Far taller than I imagined if appropriately pencil thin and wearing omnipresent glasses, Robert Crumb opens the door to his medieval chateau in a village somewhere in the south west of France and says – as Americans tend to – “hey, nice to meet you.” He extends a long, thin hand on a long thin arm and we shake. A droll look crosses his somewhat gaunt features, suggesting this most private yet public of artists is perhaps a tad ironic in his welcome. “Come in,” he says. So I do. And immediately we are plunged into shadow.
Crumb is celebrated for many reasons, most famously as “the father of underground comix”, and his celebrity is such he’s retreated across the Atlantic to this idyllic village. “From shack to chateau” he drolly subtitled his wonderful 1997 R. Crumb Coffee Table Art Book and success has allowed him to purchase a magnificent structure hanging on a hill overlooking a river and the surrounding countryside.
The chateau’s interior - narrow stairways, large rooms, cool against the afternoon’s heat and dark –suggests our desire to have well lit homes was not a consideration a millennium ago. Crumb, wife (and fellow artist) Aline Kominsky-Crumb and daughter Sophie shifted here in 1991, fortuitously escaping the release of Terry Zwigoff’s 1994 documentary feature Crumb. Brilliant as Zwigoff’s film is, it hugely inflated Crumb’s notoriety, establishing him as the most recognisable American artist since Andy Warhol. Yet where Warhol courted celebrity Crumb shuns it.
Crumb leads me into his study. This is the room of legend, often photographed so to display his magnificent 78 collection alongside all kinds of toys, framed 78s (in their original sleeves), b&w photos of blues musicians, licensed Crumb memorabilia and other such objects that provide both his inspiration and a security blanket of sorts. In the far left corner sits his desk, drawing board, pens and pencils. Everything is in order and very tidy. An old record player, one designed only to play 78s, occupies a prestigious space. There’s no TV, radio or stereo system. And no computer. “I hate ‘em,” says Crumb when I mention how strange it is to be in someone’s study and find no laptop. “They’re a curse and now that everyone can do their graphics using a computer package means individual, hand drawn illustration is nearly extinct. No one learns to letter anymore. So everything ends up with the same look . . . it’s too depressing to think about.” He then chuckles, a low, crunching sound that fits with the humour prevalent in Crumb comics, and I imagine him sitting down to illustrate a story where we rise up and overthrow our enslavement to PCs/Macs.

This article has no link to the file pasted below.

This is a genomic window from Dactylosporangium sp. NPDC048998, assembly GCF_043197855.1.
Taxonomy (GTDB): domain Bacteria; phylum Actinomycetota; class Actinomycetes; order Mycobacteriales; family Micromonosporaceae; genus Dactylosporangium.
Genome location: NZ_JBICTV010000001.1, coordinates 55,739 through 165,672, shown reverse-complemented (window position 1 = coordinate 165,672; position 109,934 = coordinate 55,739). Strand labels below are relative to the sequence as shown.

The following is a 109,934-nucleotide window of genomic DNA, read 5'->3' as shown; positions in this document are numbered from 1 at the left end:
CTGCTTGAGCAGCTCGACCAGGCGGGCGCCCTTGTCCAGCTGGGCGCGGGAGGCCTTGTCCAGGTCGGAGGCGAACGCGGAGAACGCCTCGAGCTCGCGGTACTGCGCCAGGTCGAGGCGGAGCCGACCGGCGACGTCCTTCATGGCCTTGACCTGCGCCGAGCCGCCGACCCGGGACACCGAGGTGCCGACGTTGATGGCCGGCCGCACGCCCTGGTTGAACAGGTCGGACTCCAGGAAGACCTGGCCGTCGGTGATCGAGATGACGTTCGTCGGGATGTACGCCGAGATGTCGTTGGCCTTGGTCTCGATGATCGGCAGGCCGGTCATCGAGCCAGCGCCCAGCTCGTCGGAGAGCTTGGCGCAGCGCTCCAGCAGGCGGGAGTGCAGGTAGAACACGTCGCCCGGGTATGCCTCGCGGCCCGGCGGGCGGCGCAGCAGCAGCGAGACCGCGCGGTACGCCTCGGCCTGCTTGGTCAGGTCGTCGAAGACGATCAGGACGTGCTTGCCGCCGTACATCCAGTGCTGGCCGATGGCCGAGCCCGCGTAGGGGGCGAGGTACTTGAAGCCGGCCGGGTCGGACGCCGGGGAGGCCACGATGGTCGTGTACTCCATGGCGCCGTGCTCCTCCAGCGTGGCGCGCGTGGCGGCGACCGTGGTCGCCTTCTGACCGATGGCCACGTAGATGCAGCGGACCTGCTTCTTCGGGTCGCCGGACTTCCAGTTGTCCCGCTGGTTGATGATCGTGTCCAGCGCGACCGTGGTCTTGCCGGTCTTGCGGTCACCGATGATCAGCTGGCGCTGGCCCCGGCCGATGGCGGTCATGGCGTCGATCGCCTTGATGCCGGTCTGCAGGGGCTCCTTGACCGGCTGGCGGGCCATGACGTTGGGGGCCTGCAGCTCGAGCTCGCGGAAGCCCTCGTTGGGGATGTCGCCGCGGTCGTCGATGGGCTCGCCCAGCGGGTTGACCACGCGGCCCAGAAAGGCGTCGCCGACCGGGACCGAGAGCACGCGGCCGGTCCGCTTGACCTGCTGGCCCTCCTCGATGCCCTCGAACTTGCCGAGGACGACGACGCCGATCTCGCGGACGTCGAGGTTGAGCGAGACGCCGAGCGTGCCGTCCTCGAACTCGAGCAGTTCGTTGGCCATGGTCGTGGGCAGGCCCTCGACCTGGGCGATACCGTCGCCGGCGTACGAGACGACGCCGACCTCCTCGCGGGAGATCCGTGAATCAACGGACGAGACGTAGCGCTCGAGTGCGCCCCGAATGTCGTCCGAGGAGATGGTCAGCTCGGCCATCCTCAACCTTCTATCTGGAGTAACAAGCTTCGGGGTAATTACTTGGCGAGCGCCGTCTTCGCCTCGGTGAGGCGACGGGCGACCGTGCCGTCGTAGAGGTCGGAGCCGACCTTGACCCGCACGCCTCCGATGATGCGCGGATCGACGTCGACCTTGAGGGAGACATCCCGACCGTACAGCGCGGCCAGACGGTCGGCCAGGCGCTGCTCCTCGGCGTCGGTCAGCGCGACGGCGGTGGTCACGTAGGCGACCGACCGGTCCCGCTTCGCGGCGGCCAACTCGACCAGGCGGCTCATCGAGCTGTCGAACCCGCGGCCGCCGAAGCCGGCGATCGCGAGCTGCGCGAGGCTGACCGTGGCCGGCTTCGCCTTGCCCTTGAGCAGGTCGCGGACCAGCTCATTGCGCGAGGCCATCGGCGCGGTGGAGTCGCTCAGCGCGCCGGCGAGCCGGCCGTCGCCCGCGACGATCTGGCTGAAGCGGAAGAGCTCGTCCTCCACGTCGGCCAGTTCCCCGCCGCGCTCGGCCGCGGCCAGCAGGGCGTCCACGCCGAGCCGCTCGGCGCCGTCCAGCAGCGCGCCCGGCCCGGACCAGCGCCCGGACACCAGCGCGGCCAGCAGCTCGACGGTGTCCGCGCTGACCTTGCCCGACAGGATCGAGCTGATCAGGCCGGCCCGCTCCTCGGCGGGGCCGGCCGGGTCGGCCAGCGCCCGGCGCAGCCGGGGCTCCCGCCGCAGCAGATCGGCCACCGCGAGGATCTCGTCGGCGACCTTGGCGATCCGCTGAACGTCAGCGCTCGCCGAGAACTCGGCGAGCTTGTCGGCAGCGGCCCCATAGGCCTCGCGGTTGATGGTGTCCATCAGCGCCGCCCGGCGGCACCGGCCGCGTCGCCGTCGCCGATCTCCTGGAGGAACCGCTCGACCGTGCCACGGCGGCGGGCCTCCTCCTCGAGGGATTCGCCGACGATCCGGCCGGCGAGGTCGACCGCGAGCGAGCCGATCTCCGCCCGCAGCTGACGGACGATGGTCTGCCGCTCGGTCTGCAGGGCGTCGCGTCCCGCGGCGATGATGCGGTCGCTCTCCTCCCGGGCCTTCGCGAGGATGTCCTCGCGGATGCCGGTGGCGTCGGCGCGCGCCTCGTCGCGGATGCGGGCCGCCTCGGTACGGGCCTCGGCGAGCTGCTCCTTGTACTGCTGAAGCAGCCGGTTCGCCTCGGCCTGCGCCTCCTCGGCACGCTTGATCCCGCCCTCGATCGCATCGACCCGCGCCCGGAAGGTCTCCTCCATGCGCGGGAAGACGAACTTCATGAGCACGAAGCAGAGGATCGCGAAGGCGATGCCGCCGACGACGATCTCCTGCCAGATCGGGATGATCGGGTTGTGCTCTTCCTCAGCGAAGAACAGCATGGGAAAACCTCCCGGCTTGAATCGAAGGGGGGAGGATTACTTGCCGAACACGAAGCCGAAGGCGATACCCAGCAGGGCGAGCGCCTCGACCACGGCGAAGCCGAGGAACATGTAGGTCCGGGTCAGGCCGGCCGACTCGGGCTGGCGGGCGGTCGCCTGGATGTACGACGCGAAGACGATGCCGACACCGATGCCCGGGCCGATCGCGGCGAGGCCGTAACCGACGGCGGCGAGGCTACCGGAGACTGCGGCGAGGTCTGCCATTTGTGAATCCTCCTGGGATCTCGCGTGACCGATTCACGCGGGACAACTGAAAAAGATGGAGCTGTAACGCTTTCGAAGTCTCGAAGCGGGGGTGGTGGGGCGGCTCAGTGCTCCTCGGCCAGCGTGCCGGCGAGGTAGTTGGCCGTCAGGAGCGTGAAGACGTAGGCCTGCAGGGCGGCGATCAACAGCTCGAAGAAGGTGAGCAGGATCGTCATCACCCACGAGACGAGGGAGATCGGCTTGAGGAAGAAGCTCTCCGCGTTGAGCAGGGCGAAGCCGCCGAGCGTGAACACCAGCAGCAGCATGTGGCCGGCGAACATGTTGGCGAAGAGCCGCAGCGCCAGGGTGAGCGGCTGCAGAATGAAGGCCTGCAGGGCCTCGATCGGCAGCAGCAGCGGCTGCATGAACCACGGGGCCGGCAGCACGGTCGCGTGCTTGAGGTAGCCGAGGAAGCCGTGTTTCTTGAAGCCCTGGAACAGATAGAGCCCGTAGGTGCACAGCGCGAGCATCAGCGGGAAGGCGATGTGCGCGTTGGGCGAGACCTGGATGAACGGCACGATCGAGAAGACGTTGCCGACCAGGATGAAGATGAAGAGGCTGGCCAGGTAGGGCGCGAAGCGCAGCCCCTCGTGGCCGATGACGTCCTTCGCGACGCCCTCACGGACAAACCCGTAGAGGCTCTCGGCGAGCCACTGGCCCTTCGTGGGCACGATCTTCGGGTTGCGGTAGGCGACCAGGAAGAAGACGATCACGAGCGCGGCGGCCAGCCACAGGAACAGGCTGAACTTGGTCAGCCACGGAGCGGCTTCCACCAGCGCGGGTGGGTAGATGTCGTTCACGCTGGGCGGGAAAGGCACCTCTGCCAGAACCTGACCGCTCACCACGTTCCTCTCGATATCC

Robert Dennis Crumb was born on August 30, 1943, the son of a Marine Corps father and housewife mother. Growing up around military bases in Philadelphia, Oceanside, California, and later Delaware, the deeply dysfunctional family found sons Robert, Charles and Maxon retreating into a world where reading, collecting and drawing comics overwhelmed all else. Deeply Catholic, myopic and un-athletic, Crumb grew up observing his parents tear at one another and Charles suffer brutal bullying at school due to his good looks and artistic tendencies. Crumb’s mother numbed herself on diet pills while Charles succumbed to schizophrenia (Maxon would dedicate himself to Eastern religious cults). Robert saved his sanity – and sharpened his worldview – by immersing himself in US pop culture - comics, jazz/blues/country/ rockabilly music, trash TV - and sexual fantasy (girls with robust thighs and a pronounced ass remain his preference). All of which helped shape Crumb into a remarkable satirist of the American Dream.
“About the only power you have is the power to discriminate,” notes Crumb. “Living in a culture like this, you have to make choices, and search out what has the most authentic content or substance. As a kid I became increasingly interested in earlier periods of culture. All the media of the time presented an image of a happy consumer America. The illusion was the opposite of the sordid reality of everyday life, with stressed parents fighting each other and worrying about paying the bills.”
Crumb believes regional music (1920s blues, jazz, country) is the US’s greatest contribution to humanity.
“I wanted to learn an instrument real bad when I was a kid,” says Crumb on his early sonic adventures. “I first began learning when I was about twelve. There were no musical influences around me at all but I remember having this really strong urge to make music. When I was twelve my mother finally got me a plastic ukulele. I fooled around for years on that plastic ukulele, taught myself, unknowingly ended up playing backwards. Years later when I met other musicians they told me, ‘Crumb, you’re playing backwards!’ but it’s too late now, I still play backwards.”